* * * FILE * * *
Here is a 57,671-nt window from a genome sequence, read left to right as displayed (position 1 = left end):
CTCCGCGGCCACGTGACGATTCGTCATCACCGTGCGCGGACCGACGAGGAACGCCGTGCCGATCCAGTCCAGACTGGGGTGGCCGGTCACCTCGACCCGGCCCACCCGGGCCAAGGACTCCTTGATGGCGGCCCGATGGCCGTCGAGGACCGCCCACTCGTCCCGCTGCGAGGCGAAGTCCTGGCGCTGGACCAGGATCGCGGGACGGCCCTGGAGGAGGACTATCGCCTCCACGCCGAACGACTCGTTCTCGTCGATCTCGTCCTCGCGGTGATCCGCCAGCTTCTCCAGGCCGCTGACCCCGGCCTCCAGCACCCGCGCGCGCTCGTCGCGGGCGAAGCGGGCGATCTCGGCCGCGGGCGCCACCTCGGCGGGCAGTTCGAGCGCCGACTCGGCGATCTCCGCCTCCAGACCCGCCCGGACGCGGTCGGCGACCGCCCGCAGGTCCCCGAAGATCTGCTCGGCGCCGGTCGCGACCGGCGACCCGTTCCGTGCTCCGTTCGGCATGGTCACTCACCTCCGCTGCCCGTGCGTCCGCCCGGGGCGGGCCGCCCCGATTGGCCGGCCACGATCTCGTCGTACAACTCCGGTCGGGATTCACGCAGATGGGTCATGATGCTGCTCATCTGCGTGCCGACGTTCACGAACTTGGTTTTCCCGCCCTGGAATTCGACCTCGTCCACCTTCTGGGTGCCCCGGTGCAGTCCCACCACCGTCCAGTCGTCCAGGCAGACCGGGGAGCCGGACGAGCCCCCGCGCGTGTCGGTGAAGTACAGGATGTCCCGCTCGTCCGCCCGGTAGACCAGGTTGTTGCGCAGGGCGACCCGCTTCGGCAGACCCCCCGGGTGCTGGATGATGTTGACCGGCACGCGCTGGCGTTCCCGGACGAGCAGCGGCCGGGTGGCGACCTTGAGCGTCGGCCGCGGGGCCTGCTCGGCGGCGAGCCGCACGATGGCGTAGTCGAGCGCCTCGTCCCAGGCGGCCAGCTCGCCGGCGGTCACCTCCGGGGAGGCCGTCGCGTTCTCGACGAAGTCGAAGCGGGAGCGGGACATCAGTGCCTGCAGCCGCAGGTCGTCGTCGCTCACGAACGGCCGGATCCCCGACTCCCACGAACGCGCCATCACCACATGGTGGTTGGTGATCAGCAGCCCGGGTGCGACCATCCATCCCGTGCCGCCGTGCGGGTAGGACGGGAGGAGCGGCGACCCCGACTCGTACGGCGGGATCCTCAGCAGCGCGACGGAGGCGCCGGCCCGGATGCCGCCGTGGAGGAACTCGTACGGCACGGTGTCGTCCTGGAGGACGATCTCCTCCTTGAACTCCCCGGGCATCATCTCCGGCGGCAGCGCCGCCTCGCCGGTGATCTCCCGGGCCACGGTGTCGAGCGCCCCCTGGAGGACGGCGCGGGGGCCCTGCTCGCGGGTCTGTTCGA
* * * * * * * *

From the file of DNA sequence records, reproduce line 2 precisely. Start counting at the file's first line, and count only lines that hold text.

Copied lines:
CTCCGCGGCCACGTGACGATTCGTCATCACCGTGCGCGGACCGACGAGGAACGCCGTGCCGATCCAGTCCAGACTGGGGTGGCCGGTCACCTCGACCCGGCCCACCCGGGCCAAGGACTCCTTGATGGCGGCCCGATGGCCGTCGAGGACCGCCCACTCGTCCCGCTGCGAGGCGAAGTCCTGGCGCTGGACCAGGATCGCGGGACGGCCCTGGAGGAGGACTATCGCCTCCACGCCGAACGACTCGTTCTCGTCGATCTCGTCCTCGCGGTGATCCGCCAGCTTCTCCAGGCCGCTGACCCCGGCCTCCAGCACCCGCGCGCGCTCGTCGCGGGCGAAGCGGGCGATCTCGGCCGCGGGCGCCACCTCGGCGGGCAGTTCGAGCGCCGACTCGGCGATCTCCGCCTCCAGACCCGCCCGGACGCGGTCGGCGACCGCCCGCAGGTCCCCGAAGATCTGCTCGGCGCCGGTCGCGACCGGCGACCCGTTCCGTGCTCCGTTCGGCATGGTCACTCACCTCCGCTGCCCGTGCGTCCGCCCGGGGCGGGCCGCCCCGATTGGCCGGCCACGATCTCGTCGTACAACTCCGGTCGGGATTCACGCAGATGGGTCATGATGCTGCTCATCTGCGTGCCGACGTTCACGAACTTGGTTTTCCCGCCCTGGAATTCGACCTCGTCCACCTTCTGGGTGCCCCGGTGCAGTCCCACCACCGTCCAGTCGTCCAGGCAGACCGGGGAGCCGGACGAGCCCCCGCGCGTGTCGGTGAAGTACAGGATGTCCCGCTCGTCCGCCCGGTAGACCAGGTTGTTGCGCAGGGCGACCCGCTTCGGCAGACCCCCCGGGTGCTGGATGATGTTGACCGGCACGCGCTGGCGTTCCCGGACGAGCAGCGGCCGGGTGGCGACCTTGAGCGTCGGCCGCGGGGCCTGCTCGGCGGCGAGCCGCACGATGGCGTAGTCGAGCGCCTCGTCCCAGGCGGCCAGCTCGCCGGCGGTCACCTCCGGGGAGGCCGTCGCGTTCTCGACGAAGTCGAAGCGGGAGCGGGACATCAGTGCCTGCAGCCGCAGGTCGTCGTCGCTCACGAACGGCCGGATCCCCGACTCCCACGAACGCGCCATCACCACATGGTGGTTGGTGATCAGCAGCCCGGGTGCGACCATCCATCCCGTGCCGCCGTGCGGGTAGGACGGGAGGAGCGGCGACCCCGACTCGTACGGCGGGATCCTCAGCAGCGCGACGGAGGCGCCGGCCCGGATGCCGCCGTGGAGGAACTCGTACGGCACGGTGTCGTCCTGGAGGACGATCTCCTCCTTGAACTCCCCGGGCATCATCTCCGGCGGCAGCGCCGCCTCGCCGGTGATCTCCCGGGCCACGGTGTCGAGCGCCCCCTGGAGGACGGCGCGGGGGCCCTGCTCGCGGGTCTGTTCGA